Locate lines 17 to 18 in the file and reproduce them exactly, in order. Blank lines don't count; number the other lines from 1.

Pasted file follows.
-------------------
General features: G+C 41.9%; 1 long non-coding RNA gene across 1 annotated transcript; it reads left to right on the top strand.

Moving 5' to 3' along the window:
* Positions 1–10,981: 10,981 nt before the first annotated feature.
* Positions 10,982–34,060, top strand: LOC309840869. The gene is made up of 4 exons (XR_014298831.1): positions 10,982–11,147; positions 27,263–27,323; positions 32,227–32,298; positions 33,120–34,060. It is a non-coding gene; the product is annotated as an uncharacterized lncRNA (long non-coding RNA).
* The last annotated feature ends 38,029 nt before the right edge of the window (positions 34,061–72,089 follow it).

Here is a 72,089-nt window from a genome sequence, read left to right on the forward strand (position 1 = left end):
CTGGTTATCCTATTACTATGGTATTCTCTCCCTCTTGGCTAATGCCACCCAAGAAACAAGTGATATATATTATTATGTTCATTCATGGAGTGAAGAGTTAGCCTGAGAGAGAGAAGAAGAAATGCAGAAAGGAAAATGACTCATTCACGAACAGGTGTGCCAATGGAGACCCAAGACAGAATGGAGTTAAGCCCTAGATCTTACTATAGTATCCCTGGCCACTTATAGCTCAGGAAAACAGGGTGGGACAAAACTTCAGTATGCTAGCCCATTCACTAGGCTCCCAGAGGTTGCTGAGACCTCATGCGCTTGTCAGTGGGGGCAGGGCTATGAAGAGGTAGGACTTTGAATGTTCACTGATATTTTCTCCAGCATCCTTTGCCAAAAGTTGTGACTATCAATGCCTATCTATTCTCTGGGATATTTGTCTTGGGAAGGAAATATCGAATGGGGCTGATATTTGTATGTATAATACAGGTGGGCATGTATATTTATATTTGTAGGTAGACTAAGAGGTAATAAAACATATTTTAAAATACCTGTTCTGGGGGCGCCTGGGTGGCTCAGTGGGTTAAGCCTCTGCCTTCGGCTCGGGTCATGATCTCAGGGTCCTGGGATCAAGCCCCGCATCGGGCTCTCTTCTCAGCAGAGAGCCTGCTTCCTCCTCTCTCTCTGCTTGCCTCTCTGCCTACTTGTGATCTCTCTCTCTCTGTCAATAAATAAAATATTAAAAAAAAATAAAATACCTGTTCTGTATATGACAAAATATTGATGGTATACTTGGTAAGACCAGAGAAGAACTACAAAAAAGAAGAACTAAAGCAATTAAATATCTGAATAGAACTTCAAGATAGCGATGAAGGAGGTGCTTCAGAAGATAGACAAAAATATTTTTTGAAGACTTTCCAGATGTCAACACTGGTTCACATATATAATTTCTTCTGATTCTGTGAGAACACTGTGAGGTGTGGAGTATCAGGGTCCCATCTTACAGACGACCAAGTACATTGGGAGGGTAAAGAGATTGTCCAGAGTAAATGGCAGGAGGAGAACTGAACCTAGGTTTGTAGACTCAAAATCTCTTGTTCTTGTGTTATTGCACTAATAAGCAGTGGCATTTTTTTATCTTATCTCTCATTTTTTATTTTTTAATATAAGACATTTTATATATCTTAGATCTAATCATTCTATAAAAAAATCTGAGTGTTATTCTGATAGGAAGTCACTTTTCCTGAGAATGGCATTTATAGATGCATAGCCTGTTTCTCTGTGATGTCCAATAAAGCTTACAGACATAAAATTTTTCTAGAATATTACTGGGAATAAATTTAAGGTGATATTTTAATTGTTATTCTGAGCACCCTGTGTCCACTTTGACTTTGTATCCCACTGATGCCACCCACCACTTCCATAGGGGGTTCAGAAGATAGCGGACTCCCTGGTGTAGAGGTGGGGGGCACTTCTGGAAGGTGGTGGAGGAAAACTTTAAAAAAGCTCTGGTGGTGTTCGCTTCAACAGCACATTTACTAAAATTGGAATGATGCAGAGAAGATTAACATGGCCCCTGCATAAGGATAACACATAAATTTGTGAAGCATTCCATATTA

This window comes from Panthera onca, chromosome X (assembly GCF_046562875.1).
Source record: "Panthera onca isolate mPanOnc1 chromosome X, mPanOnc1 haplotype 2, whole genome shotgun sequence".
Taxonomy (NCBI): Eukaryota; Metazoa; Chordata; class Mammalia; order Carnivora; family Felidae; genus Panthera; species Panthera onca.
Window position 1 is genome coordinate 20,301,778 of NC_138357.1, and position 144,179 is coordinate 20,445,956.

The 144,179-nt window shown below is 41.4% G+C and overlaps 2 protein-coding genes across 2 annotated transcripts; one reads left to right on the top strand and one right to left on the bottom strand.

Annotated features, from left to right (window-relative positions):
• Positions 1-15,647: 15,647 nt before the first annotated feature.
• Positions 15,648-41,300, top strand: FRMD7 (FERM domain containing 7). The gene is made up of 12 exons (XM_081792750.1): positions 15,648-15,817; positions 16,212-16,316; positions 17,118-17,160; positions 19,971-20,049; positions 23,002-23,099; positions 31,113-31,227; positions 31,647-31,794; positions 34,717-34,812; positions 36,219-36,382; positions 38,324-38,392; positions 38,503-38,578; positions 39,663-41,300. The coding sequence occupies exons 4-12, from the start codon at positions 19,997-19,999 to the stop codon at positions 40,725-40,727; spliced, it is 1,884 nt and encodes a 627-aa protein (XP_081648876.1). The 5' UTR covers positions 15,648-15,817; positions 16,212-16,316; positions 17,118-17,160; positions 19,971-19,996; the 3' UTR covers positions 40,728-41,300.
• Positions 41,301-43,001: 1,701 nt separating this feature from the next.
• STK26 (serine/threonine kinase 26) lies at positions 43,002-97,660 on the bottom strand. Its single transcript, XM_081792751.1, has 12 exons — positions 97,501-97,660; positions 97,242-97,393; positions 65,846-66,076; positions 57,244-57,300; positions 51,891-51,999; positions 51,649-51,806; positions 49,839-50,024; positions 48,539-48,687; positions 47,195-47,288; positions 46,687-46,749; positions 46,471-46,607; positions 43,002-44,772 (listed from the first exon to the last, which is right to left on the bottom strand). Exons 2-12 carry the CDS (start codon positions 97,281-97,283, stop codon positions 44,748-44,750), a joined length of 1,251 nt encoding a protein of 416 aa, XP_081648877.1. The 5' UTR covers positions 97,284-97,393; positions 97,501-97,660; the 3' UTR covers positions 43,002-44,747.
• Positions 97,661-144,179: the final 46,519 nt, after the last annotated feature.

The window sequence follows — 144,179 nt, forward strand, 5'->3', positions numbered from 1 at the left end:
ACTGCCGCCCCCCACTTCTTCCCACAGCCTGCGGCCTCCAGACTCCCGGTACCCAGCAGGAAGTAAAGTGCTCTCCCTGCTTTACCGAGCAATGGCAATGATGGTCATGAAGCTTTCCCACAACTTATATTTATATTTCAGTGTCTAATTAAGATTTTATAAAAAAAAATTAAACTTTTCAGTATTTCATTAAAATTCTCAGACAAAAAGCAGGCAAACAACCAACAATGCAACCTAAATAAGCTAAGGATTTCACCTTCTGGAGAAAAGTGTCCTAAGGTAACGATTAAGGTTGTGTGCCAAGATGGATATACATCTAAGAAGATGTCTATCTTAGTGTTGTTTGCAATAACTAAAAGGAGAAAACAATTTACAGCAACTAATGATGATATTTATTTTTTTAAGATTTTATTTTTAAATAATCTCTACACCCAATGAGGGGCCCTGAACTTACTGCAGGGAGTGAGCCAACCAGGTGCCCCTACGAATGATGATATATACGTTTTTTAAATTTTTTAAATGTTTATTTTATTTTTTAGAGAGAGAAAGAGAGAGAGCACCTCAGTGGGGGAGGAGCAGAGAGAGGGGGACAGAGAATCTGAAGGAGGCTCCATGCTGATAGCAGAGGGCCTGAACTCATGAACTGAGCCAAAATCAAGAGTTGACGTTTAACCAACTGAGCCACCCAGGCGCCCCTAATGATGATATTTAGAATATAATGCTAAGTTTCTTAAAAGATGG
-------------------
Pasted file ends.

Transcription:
• STK26 (serine/threonine kinase 26) lies at positions 43,002-97,660 on the bottom strand. Its single transcript, XM_081792751.1, has 12 exons — positions 97,501-97,660; positions 97,242-97,393; positions 65,846-66,076; positions 57,244-57,300; positions 51,891-51,999; positions 51,649-51,806; positions 49,839-50,024; positions 48,539-48,687; positions 47,195-47,288; positions 46,687-46,749; positions 46,471-46,607; positions 43,002-44,772 (listed from the first exon to the last, which is right to left on the bottom strand). Exons 2-12 carry the CDS (start codon positions 97,281-97,283, stop codon positions 44,748-44,750), a joined length of 1,251 nt encoding a protein of 416 aa, XP_081648877.1. The 5' UTR covers positions 97,284-97,393; positions 97,501-97,660; the 3' UTR covers positions 43,002-44,747.
• Positions 97,661-144,179: the final 46,519 nt, after the last annotated feature.